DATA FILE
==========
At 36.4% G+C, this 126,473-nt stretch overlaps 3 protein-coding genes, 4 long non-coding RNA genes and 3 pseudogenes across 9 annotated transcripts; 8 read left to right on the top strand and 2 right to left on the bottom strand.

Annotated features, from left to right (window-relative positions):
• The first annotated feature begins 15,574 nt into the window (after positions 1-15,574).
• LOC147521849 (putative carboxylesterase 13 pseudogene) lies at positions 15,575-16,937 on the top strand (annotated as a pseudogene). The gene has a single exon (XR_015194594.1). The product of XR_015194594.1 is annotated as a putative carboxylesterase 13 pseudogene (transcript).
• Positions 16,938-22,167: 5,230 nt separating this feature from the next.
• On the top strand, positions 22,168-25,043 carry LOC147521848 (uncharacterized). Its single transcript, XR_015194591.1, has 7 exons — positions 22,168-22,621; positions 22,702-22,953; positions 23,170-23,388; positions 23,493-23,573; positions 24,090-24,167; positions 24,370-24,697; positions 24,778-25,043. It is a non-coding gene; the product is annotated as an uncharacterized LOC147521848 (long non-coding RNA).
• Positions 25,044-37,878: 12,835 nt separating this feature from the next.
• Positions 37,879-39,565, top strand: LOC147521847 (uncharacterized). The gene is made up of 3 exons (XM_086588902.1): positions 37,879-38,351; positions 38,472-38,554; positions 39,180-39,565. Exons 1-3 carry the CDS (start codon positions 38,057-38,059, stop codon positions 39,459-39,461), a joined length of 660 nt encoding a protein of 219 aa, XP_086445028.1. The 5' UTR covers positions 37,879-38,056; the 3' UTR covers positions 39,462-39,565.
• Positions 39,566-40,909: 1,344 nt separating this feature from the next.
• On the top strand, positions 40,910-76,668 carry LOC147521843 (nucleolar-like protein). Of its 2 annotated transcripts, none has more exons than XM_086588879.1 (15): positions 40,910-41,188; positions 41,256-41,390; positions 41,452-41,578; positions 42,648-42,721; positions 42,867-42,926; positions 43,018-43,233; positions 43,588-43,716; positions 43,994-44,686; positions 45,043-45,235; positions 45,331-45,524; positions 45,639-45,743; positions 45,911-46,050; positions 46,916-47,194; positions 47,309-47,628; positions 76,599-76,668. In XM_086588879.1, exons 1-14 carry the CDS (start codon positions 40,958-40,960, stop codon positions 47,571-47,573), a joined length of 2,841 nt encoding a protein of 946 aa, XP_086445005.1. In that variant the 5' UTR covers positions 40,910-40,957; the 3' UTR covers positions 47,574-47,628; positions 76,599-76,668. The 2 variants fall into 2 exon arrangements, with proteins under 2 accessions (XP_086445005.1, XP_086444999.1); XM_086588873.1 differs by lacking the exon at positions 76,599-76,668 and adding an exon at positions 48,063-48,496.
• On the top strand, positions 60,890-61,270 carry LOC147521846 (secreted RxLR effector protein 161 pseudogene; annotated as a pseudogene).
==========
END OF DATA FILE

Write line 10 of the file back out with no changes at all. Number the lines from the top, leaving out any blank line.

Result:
• On the top strand, positions 40,910-76,668 carry LOC147521843 (nucleolar-like protein). Of its 2 annotated transcripts, none has more exons than XM_086588879.1 (15): positions 40,910-41,188; positions 41,256-41,390; positions 41,452-41,578; positions 42,648-42,721; positions 42,867-42,926; positions 43,018-43,233; positions 43,588-43,716; positions 43,994-44,686; positions 45,043-45,235; positions 45,331-45,524; positions 45,639-45,743; positions 45,911-46,050; positions 46,916-47,194; positions 47,309-47,628; positions 76,599-76,668. In XM_086588879.1, exons 1-14 carry the CDS (start codon positions 40,958-40,960, stop codon positions 47,571-47,573), a joined length of 2,841 nt encoding a protein of 946 aa, XP_086445005.1. In that variant the 5' UTR covers positions 40,910-40,957; the 3' UTR covers positions 47,574-47,628; positions 76,599-76,668. The 2 variants fall into 2 exon arrangements, with proteins under 2 accessions (XP_086445005.1, XP_086444999.1); XM_086588873.1 differs by lacking the exon at positions 76,599-76,668 and adding an exon at positions 48,063-48,496.